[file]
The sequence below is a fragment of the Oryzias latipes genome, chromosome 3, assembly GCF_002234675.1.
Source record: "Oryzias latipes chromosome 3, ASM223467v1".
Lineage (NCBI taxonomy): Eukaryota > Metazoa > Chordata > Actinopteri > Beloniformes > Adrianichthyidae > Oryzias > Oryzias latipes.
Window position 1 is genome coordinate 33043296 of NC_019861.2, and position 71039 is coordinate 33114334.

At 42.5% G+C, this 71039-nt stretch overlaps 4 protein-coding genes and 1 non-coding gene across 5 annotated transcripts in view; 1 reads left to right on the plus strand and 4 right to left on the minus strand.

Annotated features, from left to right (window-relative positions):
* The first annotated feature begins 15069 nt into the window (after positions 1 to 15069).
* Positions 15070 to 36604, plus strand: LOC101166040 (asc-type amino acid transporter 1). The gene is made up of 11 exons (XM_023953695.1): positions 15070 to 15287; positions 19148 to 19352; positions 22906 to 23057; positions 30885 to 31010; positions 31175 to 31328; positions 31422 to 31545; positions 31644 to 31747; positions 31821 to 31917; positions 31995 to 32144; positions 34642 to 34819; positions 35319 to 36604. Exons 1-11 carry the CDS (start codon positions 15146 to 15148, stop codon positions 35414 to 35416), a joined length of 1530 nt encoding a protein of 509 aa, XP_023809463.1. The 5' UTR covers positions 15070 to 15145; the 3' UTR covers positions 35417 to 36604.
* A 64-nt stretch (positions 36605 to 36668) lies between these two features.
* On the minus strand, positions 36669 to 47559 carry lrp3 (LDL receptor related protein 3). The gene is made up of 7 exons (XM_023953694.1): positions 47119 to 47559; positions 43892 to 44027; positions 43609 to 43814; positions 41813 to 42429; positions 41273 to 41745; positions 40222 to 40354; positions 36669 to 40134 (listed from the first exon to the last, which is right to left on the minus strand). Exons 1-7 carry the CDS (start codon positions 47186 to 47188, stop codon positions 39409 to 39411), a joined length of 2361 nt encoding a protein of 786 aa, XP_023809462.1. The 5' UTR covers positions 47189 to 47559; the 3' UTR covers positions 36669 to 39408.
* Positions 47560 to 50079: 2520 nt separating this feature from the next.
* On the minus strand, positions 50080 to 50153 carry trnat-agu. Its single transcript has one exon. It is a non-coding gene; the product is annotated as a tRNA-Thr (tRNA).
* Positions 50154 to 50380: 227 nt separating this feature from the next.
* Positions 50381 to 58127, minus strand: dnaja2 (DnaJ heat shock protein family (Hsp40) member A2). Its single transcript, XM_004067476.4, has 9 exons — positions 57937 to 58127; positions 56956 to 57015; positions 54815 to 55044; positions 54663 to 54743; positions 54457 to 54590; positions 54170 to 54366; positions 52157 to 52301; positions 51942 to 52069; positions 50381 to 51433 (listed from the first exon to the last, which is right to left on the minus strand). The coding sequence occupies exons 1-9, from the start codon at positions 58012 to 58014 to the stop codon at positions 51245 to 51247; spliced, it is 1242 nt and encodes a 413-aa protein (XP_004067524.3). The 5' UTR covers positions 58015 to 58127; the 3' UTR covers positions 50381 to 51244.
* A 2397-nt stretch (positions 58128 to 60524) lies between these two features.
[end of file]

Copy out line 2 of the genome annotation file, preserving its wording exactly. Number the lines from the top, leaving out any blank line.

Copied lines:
Source record: "Oryzias latipes chromosome 3, ASM223467v1".